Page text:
Vidyya Medical News Service
Volume 5 Issue 319 Published - 14:00 UTC 08:00 EST 15-Nov-2003 Next Update - 14:00 UTC 08:00 EST 16-Nov-2003
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FDA approves Ovcon 35 as the first chewable oral contraceptive tablet for women
On Friday, November 14, the FDA approved Ovcon 35, an oral, spearmint-flavored contraceptive tablet that can be chewed and swallowed. This new version of Ovcon 35, indicated for the prevention of pregnancy, provides one more alternative to the many types of oral contraceptives currently on the market. Ovcon 35 contains a progestin (norethindrone) and an estrogen (ethinyl estradiol) found in products that are already marketed.  more

FDA alerts U.S. residents about recall of Glaxo Smith Kline "Diskus" asthma medicines sold in Canada
As a precaution, the Food and Drug Administration (FDA) is alerting U.S. residents to the recent recall of certain GlaxoSmithKline "Diskus" medicines sold in Canada to treat asthma and chronic obstructive pulmonary disease (COPD). The three asthma products – Ventolin Diskus, Flovent Diskus, and Serevent Diskus -- were recalled in Canada November 12th, 2003, because the products "drug delivery system may not function properly and may deliver too little of the drug" or none at all. Canadian patients are being advised to return the affected product to the pharmacy or physician's office where it was obtained in order to get a replacement.  more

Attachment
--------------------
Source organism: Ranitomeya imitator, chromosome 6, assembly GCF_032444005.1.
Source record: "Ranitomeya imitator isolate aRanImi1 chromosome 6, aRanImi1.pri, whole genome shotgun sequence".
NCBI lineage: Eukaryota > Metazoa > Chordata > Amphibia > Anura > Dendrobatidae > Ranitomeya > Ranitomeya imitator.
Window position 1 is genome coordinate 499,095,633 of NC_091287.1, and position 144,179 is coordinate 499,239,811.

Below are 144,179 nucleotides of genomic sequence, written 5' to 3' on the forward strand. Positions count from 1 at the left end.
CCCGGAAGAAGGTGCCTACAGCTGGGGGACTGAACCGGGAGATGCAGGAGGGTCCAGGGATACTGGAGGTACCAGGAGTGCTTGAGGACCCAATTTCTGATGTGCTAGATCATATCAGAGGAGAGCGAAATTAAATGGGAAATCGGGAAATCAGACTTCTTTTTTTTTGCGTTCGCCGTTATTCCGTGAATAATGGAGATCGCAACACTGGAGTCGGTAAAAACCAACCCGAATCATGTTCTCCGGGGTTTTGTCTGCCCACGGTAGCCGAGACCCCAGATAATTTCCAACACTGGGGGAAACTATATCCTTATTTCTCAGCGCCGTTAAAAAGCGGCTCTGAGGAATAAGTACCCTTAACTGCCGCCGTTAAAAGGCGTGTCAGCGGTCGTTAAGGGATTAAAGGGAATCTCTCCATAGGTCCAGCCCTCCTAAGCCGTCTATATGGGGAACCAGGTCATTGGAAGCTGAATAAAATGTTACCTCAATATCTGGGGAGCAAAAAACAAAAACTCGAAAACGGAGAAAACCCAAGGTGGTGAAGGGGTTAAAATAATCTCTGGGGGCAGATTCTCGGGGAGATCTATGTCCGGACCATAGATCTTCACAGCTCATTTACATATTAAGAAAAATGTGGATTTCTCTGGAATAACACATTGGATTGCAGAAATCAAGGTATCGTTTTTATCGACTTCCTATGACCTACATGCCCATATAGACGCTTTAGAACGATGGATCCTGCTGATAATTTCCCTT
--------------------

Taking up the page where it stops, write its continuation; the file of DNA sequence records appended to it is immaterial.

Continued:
Breast cancer and the environment studies conducted and supported by the National Cancer Institute
The National Cancer Institute (NCI) is conducting and supporting a number of cutting-edge research studies to understand breast cancer risk factors in the environment. The studies aim to identify and assess risk factors, detect and quantify cancer-causing environmental exposures, explain mechanisms and pathways or processes that link exposures to cancer, and identify and evaluate genetic determinants of individual susceptibility to cancer.  more

Research reveals that genes control severity of heart failure
By screening the genomes of mice with heart failure, Duke University Medical Center researchers have discovered multiple stretches of DNA containing genes that modify the heart's pumping ability and survival with the disease. The findings could point researchers to genes that determine the severity of heart failure in patients, according to the Duke team.  more

Sickest minority of heart attack patients constitute majority of in-hospital deaths
An international "snapshot" of almost 5,600 heart attack patients has shown that while those who also have heart failure and/or a weak left pumping chamber represent about 42 percent of total heart attack patients, they account for 81.5 percent of the deaths in hospital, according to Duke University Medical Center cardiologists and their international colleagues.  more

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